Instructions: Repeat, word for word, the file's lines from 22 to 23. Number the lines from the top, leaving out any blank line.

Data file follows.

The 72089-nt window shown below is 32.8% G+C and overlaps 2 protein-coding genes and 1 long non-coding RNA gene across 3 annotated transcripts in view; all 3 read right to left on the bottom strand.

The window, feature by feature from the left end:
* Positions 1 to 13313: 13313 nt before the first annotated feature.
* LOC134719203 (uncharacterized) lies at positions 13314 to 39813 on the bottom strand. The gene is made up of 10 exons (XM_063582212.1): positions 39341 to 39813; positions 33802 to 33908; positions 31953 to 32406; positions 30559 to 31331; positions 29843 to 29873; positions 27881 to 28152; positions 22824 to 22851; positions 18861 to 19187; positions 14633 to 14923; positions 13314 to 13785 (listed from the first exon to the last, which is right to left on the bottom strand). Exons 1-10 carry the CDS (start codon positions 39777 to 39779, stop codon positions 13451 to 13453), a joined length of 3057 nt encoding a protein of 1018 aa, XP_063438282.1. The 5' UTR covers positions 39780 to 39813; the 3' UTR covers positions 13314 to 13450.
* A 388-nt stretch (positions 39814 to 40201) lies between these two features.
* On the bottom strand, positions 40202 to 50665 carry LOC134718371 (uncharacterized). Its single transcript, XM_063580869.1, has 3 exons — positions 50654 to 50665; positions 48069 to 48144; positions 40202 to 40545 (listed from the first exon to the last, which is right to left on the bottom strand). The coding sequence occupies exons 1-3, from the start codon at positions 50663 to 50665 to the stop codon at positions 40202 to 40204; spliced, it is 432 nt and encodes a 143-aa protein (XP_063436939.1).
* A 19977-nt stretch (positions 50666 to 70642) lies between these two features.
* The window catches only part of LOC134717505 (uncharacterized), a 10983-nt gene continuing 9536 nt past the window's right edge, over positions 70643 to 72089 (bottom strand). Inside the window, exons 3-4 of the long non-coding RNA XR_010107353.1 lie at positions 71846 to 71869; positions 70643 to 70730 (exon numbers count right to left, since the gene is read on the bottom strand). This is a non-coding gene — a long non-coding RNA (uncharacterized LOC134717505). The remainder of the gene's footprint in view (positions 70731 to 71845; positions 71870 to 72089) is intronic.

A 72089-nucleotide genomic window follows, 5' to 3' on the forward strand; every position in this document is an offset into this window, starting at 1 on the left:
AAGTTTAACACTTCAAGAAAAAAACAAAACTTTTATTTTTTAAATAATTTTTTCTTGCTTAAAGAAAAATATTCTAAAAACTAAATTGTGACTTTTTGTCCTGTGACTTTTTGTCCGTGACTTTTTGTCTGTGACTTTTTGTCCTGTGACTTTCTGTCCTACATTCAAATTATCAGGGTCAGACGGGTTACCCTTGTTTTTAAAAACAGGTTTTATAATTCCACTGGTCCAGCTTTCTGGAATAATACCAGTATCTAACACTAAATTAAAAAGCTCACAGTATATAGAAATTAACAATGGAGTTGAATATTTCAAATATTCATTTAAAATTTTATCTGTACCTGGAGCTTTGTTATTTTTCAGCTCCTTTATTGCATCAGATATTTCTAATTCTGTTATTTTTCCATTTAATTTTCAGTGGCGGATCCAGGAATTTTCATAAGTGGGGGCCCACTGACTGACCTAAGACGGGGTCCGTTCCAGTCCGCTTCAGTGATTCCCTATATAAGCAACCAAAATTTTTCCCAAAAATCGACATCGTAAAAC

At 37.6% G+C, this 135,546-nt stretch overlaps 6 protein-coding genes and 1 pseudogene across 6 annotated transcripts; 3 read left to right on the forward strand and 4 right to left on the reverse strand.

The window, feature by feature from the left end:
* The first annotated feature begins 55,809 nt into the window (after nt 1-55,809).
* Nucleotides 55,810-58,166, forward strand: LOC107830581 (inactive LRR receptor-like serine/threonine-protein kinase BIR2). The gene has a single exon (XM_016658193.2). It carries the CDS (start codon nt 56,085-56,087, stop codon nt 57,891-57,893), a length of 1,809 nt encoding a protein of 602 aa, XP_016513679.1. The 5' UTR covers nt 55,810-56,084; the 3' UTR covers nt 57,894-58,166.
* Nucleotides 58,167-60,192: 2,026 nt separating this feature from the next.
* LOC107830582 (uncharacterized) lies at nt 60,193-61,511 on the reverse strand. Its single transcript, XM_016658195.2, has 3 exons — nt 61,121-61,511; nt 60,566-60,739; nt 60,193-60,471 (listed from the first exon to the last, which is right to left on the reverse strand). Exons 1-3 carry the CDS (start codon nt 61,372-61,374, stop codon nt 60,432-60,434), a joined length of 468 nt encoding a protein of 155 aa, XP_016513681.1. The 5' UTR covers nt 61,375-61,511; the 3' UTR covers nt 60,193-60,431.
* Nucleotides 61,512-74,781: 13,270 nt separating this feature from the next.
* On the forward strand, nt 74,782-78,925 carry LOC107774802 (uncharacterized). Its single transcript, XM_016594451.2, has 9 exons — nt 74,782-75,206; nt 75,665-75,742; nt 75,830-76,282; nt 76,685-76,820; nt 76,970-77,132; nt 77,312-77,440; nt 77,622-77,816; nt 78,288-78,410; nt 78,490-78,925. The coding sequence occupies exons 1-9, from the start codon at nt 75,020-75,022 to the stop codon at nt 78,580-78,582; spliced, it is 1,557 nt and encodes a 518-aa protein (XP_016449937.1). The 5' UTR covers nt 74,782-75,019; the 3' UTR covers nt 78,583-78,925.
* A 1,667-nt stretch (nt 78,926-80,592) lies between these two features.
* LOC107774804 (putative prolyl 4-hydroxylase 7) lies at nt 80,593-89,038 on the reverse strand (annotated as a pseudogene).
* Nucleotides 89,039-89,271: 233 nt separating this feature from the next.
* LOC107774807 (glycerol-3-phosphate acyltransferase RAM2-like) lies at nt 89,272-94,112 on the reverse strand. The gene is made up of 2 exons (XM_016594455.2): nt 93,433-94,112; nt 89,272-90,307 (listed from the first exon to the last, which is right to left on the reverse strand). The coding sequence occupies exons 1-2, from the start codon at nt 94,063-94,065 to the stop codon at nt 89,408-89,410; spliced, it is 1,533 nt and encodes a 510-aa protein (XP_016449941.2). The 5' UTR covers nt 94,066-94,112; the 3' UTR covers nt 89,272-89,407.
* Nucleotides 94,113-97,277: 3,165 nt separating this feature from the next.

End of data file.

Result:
* LOC107774807 (glycerol-3-phosphate acyltransferase RAM2-like) lies at nt 89,272-94,112 on the reverse strand. The gene is made up of 2 exons (XM_016594455.2): nt 93,433-94,112; nt 89,272-90,307 (listed from the first exon to the last, which is right to left on the reverse strand). The coding sequence occupies exons 1-2, from the start codon at nt 94,063-94,065 to the stop codon at nt 89,408-89,410; spliced, it is 1,533 nt and encodes a 510-aa protein (XP_016449941.2). The 5' UTR covers nt 94,066-94,112; the 3' UTR covers nt 89,272-89,407.
* Nucleotides 94,113-97,277: 3,165 nt separating this feature from the next.